Like any dalliance with a psychotic yet attractive stranger, the happy relationship I had with Sword Art Online had to crash and burn at some point, albeit without physical injury on my part. While I would have expected it after the plot picked up steam and decided to kill off characters for a number of arbitrary, easily avoided reasons, I didn’t expect my euphoria to end abruptly three minutes into the second episode. So you can imagine the look on my face when I realized that Sword Art Online wasn’t an attractive stranger at all, but a baboon wearing the skin of an attractive stranger, hopped up on amphetamines and bloodlust.
The opening episode of Sword Art Online was a pretty good introduction to the world that got by on the virtue of balancing exposition with a more potential for nuance than was expected. There wasn’t much of a plot to speak of, so just looking nice and having decent execution was enough to get my hopes up. The story realized that it set itself up pretty well, smiled triumphantly, and proceeded to stick its thumb up its ass and throw up a gooey mess of clichés for episode two before calling it a day. Seriously, as far as weaving so many clichés into a plot goes, Sword Art Online deserves a damn medal. There’s needless sacrifice by the group’s leader, a predisposition toward keeping others at a distance on Kirito’s part, and an overall focus on sacrificing plot for perceived coolness.
The big problem so far is none of the characters are anything more than one-dimensional archetypes that lack any sense of depth past the one personality trait that defines them; Kirito in particular is guilty of this, retaining all the annoying traits of aloof shounen leads with none of the likability. While there could be a focus on how he seems hell-bent on pushing others away despite their usefulness, it’s only just been hinted at with no sign of follow-through.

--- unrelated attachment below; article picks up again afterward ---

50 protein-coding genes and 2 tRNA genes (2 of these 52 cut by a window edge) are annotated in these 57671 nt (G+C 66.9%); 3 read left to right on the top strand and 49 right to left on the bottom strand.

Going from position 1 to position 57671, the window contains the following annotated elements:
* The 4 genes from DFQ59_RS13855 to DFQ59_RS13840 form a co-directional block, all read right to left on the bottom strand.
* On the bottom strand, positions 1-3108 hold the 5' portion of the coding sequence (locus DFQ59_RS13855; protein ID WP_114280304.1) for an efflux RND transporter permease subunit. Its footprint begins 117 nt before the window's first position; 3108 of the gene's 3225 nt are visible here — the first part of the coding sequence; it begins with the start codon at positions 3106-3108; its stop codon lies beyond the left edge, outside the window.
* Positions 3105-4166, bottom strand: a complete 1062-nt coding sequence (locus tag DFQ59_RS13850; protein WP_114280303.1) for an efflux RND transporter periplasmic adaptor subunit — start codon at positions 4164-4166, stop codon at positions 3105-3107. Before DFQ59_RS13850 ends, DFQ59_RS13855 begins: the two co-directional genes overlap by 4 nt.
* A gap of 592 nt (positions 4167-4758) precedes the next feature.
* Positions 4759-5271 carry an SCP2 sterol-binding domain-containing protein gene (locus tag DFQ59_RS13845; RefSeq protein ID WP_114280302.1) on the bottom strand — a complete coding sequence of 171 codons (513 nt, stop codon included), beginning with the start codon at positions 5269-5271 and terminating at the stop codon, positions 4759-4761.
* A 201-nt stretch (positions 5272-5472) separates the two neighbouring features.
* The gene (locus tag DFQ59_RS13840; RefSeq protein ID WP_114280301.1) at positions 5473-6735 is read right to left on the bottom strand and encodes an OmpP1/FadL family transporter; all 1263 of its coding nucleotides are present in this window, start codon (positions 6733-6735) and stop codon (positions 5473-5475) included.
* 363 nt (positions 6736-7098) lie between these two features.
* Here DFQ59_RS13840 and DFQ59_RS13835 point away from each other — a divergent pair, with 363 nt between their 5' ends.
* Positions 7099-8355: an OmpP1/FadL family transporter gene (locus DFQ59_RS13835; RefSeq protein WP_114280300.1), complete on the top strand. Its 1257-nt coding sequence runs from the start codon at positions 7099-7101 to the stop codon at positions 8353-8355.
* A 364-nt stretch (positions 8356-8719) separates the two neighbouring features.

The only thing that was handled more gracefully than expected was the introduction of Asuna, the female lead opposite Kirito, and that’s only because she didn’t have anything to do aside from acting shy and mysterious. It’s not exactly high praise, but at least she didn’t start out as the requisite damsel in distress, unless you count bland food a mortal danger.
For being people stuck in a virtual world where every misstep could mean their death, these characters don’t act at all like they’re people. While this could be a subtle nod on the story’s part toward the total immersion changing the way the players’ minds are wired the longer that they’re exposed, it comes across more as sloppy scriptwriting than effective commentary. The plot’s also linear as all hell, unfortunately offering very little in the way of world-building or subtext.
The best thing I can say about the episode is that it looks good, but the same could also be said of atrocities like Black Rock Shooter. It isn’t bad, but it’s clumsier and less substantial than expected, opting to follow a well-trodden route in lieu of actually adding anything to the story or setting, missing several chances for growth in the process.